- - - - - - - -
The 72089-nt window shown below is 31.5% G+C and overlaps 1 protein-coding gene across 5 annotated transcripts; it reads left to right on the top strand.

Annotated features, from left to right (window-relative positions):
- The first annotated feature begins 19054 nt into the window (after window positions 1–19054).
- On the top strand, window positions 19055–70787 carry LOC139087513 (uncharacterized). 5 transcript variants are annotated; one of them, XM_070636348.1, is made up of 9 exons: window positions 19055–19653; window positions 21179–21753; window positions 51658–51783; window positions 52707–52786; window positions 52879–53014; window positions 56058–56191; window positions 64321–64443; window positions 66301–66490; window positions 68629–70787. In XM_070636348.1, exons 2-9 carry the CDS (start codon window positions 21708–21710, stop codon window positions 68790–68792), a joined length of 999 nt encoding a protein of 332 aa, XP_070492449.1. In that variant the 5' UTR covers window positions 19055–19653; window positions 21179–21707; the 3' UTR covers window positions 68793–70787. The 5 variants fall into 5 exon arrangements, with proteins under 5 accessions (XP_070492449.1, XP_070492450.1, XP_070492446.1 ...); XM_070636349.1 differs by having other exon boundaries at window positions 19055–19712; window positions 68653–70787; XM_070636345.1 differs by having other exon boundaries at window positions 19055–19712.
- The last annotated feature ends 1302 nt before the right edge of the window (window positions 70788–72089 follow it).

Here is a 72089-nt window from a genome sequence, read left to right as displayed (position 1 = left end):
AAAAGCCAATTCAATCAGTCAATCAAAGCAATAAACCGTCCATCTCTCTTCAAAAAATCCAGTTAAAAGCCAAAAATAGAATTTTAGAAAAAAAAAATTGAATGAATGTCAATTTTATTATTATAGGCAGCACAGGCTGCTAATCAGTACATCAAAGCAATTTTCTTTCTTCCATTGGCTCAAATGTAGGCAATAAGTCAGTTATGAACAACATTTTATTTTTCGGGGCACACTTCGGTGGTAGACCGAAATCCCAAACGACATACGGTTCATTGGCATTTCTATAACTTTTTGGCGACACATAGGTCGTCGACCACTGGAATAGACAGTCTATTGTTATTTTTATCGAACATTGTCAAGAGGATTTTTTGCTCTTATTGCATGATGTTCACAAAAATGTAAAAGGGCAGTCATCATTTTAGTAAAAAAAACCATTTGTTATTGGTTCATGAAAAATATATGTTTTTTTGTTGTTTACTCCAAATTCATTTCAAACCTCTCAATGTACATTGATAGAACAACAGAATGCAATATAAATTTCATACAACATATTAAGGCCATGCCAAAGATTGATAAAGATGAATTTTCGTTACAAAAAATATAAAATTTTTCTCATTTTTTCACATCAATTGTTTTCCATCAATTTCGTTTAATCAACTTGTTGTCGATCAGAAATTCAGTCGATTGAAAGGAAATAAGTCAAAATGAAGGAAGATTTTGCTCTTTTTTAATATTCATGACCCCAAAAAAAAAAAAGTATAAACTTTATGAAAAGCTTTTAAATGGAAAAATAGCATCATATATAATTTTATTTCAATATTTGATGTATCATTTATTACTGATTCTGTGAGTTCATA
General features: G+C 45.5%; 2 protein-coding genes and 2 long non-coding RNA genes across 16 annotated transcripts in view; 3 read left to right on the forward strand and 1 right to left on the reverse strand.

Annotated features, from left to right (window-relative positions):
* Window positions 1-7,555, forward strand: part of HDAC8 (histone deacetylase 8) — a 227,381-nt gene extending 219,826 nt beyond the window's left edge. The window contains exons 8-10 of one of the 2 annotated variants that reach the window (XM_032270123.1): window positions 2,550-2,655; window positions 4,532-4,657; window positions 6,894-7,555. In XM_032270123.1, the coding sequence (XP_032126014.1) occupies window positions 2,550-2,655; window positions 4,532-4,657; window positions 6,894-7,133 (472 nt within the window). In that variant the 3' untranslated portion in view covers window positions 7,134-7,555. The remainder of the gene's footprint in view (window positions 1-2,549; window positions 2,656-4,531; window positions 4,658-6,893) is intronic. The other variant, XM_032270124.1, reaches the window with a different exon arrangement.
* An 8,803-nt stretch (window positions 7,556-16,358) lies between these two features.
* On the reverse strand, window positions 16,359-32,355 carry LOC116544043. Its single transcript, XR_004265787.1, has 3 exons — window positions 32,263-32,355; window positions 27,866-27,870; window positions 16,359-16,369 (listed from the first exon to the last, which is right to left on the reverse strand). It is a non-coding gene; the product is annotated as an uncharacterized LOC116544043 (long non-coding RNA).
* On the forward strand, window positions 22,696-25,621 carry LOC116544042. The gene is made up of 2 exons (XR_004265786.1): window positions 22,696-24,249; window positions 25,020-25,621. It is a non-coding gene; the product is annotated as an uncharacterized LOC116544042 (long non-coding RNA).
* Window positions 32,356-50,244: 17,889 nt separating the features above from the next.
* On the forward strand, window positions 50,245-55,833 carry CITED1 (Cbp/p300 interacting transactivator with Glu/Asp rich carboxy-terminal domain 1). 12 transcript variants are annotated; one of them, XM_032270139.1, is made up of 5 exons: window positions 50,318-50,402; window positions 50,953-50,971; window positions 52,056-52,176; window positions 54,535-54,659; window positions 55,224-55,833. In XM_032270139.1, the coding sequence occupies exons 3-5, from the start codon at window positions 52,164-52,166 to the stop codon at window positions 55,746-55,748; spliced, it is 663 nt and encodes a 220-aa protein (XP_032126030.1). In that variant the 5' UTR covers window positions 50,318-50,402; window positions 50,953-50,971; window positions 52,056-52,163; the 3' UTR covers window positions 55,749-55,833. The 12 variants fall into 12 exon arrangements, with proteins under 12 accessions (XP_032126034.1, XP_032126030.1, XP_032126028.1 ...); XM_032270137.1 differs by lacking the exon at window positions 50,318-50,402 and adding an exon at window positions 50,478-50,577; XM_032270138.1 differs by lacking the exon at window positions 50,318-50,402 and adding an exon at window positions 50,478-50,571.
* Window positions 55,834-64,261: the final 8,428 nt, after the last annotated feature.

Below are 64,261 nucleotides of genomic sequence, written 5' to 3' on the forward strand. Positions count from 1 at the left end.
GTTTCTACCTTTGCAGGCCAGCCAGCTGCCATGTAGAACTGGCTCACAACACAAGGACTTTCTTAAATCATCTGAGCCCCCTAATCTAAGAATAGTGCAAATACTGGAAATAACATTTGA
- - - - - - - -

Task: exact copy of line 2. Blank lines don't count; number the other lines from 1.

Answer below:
Annotated features, from left to right (window-relative positions):